WORLDPOST
04/24/2014 04:20 pm ET | Updated Apr 24, 2014

If You Are Not Married By 25, You Are A 'Leftover Woman' In China

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A Q&A with Leta Hong Fincher, Author of "Leftover Women: The Resurgence of Gender Inequality in China"

MEI FONG, LETA HONG FINCHER 04.23.14

Mei Fong is an award-winning journalist with more than a decade of reporting in Asia, most recently as China correspondent for The Wall Street Journal. Leta Hong Fincher is an American Doctoral Candidate in Sociology at Tsinghua University and author of a forthcoming book on “leftover” women and gender inequality in China.

The three-plus decades since the inception of the "one child" policy have resulted in a huge female shortage in China. The country is now seriously unbalanced, with 18 million more boys than girls. By 2020, there will be some 30 million surplus men in China, a condition some demographers call -- in all seriousness -- a male bulge.

The laws of supply and demand, which armchair social scientists seem to apply to this situation with abandon, China’s women should have the upper hand.

Former journalist and sociologist Leta Hong Fincher disagrees.

“There’s very little evidence that urban women have turned their scarcity into economic gain,” she writes in Leftover Women, the result of three years voluminous research towards a Ph.D. at China’s prestigious Tsinghua University, which will be released on May 1 in the United States by Zed Books.

Hong Fincher presents compelling evidence women’s rights in China have seriously regressed since Mao Zedong proclaimed, “Women hold up half the sky.”

Hong Fincher makes her claims based on two major factors: an insidious state-backed media campaign designed to hurry single urban women to the altar, and a combination of legal restrictions and cultural norms that keep all but a few women from being listed on property ownership deeds.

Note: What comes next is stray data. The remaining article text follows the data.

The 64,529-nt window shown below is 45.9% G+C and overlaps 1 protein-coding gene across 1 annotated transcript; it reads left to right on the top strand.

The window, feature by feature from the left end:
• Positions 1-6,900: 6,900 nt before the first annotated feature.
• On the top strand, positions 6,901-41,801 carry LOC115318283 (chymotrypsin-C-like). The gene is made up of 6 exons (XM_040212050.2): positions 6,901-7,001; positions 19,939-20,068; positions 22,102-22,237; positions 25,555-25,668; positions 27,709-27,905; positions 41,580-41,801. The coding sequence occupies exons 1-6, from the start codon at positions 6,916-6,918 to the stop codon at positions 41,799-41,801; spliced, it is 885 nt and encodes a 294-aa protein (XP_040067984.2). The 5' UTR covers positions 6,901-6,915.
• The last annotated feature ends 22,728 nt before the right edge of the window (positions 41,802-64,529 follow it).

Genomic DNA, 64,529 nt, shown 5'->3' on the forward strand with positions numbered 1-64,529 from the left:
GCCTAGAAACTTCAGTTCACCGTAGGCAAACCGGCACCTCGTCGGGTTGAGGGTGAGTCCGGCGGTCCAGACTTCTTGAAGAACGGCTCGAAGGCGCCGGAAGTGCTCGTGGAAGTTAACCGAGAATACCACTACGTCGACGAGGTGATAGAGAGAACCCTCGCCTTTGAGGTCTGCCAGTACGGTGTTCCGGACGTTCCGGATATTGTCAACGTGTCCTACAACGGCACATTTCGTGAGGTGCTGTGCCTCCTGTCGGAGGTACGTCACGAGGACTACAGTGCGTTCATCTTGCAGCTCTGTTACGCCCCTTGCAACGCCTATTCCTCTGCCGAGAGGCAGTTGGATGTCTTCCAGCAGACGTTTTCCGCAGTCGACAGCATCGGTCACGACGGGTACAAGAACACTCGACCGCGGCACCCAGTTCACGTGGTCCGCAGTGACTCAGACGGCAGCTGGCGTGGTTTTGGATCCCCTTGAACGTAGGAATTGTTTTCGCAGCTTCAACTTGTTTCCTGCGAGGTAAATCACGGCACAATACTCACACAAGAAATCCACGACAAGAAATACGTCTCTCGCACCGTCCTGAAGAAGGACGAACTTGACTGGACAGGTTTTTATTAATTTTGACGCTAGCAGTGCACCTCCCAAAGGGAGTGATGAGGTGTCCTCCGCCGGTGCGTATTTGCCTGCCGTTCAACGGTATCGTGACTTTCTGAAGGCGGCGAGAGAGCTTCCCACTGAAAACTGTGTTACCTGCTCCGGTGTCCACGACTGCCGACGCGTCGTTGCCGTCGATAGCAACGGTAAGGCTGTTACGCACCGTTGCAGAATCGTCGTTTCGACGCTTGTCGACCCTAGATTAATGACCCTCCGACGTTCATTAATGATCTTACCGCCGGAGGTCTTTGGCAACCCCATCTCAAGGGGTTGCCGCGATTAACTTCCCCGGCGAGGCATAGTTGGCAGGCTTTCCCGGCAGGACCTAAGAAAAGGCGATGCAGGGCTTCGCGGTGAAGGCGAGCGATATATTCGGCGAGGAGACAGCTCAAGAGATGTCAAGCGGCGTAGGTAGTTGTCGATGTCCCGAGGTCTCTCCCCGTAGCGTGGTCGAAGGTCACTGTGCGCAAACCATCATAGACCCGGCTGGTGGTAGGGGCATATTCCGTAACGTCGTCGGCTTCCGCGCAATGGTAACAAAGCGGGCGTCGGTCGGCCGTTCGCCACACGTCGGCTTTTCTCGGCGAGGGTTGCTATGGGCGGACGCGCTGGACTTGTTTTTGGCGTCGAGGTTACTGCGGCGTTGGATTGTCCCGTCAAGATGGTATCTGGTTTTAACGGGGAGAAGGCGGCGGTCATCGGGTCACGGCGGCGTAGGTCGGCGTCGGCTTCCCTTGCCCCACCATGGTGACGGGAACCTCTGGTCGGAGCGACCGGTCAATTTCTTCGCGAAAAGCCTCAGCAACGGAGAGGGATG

Citing a 2012 survey by research group Horizon China, Hong Fincher notes only 30% of marital home deeds in China’s top cities include women’s names, even though more than 70% of women contribute to purchases. This, of course, leaves women in a vulnerable position in cases of divorce and the division of marital property.

In 2011, the issue became more contentious when China’s Supreme Court issued a new interpretation of the country’s Marriage Law, specifying that unless legally contested, marital property belongs to the person listed on the property deed—which, Hong Fincher notes, is almost always the husband.

As a result, Hong Fincher contends, Chinese women have missed out on China’s huge property boom that began within the last decade, “arguably the biggest accumulation of residential real-estate wealth in history,” worth U.S.$27 trillion, she estimates.

I spoke to Hong Fincher on the eve of her book launch.

Mei Fong: Your book focuses on a rather nasty and pervasive campaign by the All-China Women’s Federation that stigmatizes single women as “leftovers” (sheng nü), if they are unmarried after 25.

In doing so, you argue, the All-China Women’s Federation works as a tool for the Communist Party, helping promote its goals of preserving social stability and creating a more educated population, since urban women presumably raise smarter babies.

Can you explain how an organization that supposedly promotes women’s rights -- something people might see as kind of equivalent to NOW (the National Organization of Women) -- could actually be working against women?

Leta Hong Fincher: If you think of China’s labor groups, for example, you’ll see state-backed labor unions don’t really protect workers’ rights. Similarly, the Women’s Federation is supposed to promote the rights of women, but structurally they are a Communist Party apparatus, thus the mandate to heavily promote marriage among women. Hence the sheng nü label. It’s appalling, and there’s been a huge backlash.

And yet, you say, it works. Women in China are downplaying their achievements, not asserting their marital property rights, and being hurried into less-than-ideal unions.

Many young women genuinely believe the myths perpetuated by the state media. In all my interviews, I found it very demoralizing that time after time I would talk to women who should have the world as their oyster, with Masters degrees, great careers -- and they just give it all away because of the fear they won’t find a husband.

Power of advertising.

Right. Most reports denigrating leftover women have been republished almost verbatim, multiple times, through Xinhua and other state media. It’s hard to resist the influence.

You cite examples of paternalistic editorials that seem straight out of 1950s America. Ones that basically accuse educated women of being immoral, or tell married women with cheating husbands it’s their fault. You’d think, given the male-female imbalance, there should be a ton of advice for men on how to make themselves more charming, attractive.

Unfortunately, the tide is quite in the other direction. I didn’t find any state media editorials, for example, warning men to be more caring husbands or their wives could be unfaithful.